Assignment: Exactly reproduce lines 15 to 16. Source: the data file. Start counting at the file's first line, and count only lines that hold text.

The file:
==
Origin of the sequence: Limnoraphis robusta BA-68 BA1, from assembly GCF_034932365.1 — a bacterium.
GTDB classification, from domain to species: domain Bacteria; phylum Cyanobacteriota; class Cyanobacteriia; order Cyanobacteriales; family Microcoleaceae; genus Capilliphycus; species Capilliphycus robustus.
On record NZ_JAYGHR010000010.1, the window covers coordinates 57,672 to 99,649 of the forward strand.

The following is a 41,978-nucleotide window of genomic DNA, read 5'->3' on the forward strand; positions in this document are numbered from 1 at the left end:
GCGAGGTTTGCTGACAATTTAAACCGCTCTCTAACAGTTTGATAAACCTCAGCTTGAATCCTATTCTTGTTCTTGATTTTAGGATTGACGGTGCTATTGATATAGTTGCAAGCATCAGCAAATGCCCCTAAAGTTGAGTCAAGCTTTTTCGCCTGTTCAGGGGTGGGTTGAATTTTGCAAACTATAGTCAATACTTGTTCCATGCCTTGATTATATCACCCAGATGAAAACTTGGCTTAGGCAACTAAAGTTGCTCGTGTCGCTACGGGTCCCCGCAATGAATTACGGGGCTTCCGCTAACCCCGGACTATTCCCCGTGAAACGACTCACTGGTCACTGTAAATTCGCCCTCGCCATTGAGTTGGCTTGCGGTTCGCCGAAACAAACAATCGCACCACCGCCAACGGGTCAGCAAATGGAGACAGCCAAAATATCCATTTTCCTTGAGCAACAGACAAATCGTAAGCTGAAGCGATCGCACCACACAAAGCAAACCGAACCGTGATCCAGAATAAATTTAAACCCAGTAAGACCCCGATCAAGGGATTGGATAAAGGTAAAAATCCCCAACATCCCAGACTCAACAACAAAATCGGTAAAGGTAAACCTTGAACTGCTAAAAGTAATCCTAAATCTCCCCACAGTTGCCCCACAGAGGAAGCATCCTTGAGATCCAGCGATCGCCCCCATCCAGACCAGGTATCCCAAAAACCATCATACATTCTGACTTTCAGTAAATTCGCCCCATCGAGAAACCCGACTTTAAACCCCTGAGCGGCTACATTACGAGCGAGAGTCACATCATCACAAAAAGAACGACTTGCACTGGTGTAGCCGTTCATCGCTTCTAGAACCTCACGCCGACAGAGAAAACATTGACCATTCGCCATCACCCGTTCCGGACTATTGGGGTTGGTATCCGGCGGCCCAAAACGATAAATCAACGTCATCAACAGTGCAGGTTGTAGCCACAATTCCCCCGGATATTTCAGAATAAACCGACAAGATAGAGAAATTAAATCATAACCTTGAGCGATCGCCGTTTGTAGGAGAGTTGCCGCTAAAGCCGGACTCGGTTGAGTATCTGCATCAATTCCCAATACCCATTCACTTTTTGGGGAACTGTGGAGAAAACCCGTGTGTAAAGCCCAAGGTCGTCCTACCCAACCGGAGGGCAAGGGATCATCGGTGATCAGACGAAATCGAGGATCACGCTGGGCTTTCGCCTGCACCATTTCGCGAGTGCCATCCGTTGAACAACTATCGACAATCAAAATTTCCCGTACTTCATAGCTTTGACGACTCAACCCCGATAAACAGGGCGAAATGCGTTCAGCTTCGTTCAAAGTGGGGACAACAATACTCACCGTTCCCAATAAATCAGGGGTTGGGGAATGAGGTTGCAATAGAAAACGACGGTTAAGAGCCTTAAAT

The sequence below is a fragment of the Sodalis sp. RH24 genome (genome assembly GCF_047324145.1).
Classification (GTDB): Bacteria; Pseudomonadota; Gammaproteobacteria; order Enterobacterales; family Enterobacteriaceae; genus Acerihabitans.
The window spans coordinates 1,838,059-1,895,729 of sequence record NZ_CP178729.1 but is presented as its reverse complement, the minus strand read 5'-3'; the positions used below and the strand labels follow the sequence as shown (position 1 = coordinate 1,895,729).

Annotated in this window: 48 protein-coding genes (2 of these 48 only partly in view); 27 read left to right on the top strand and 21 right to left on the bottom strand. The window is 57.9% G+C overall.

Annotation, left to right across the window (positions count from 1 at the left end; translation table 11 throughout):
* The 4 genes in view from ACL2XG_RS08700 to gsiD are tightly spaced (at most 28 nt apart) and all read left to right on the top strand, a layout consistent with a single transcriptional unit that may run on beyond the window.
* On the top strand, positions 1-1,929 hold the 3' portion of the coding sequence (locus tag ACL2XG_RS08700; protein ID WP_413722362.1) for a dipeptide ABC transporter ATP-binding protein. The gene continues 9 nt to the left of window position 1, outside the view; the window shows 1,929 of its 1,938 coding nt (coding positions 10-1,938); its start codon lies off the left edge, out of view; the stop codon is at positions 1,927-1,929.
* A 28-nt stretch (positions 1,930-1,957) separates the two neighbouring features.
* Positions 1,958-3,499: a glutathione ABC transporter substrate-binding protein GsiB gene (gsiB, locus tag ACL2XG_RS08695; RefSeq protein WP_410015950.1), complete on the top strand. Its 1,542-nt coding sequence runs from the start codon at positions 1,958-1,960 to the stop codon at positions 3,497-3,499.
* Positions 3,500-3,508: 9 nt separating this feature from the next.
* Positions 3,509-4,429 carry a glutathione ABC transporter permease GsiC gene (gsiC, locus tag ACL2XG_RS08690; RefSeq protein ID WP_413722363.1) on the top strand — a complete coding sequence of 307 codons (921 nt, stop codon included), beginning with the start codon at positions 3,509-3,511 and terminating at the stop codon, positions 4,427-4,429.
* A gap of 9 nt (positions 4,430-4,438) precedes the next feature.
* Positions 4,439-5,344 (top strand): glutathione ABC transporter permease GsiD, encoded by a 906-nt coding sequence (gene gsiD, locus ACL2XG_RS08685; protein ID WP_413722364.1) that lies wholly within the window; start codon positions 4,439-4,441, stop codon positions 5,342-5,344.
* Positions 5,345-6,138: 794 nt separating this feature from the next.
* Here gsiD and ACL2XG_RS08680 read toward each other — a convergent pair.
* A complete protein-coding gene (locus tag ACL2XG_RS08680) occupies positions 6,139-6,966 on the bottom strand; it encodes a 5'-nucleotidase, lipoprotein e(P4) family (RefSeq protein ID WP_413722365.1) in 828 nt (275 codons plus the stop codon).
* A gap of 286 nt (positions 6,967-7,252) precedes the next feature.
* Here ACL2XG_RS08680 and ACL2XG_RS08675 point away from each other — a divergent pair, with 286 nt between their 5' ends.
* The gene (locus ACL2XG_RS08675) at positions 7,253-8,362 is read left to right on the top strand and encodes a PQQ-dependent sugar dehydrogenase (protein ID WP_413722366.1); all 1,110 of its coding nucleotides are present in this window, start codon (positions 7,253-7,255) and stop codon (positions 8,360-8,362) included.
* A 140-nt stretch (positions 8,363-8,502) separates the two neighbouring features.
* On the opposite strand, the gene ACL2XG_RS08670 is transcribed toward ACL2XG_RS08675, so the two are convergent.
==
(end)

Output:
* Positions 3,500-3,508: 9 nt separating this feature from the next.
* Positions 3,509-4,429 carry a glutathione ABC transporter permease GsiC gene (gsiC, locus tag ACL2XG_RS08690; RefSeq protein ID WP_413722363.1) on the top strand — a complete coding sequence of 307 codons (921 nt, stop codon included), beginning with the start codon at positions 3,509-3,511 and terminating at the stop codon, positions 4,427-4,429.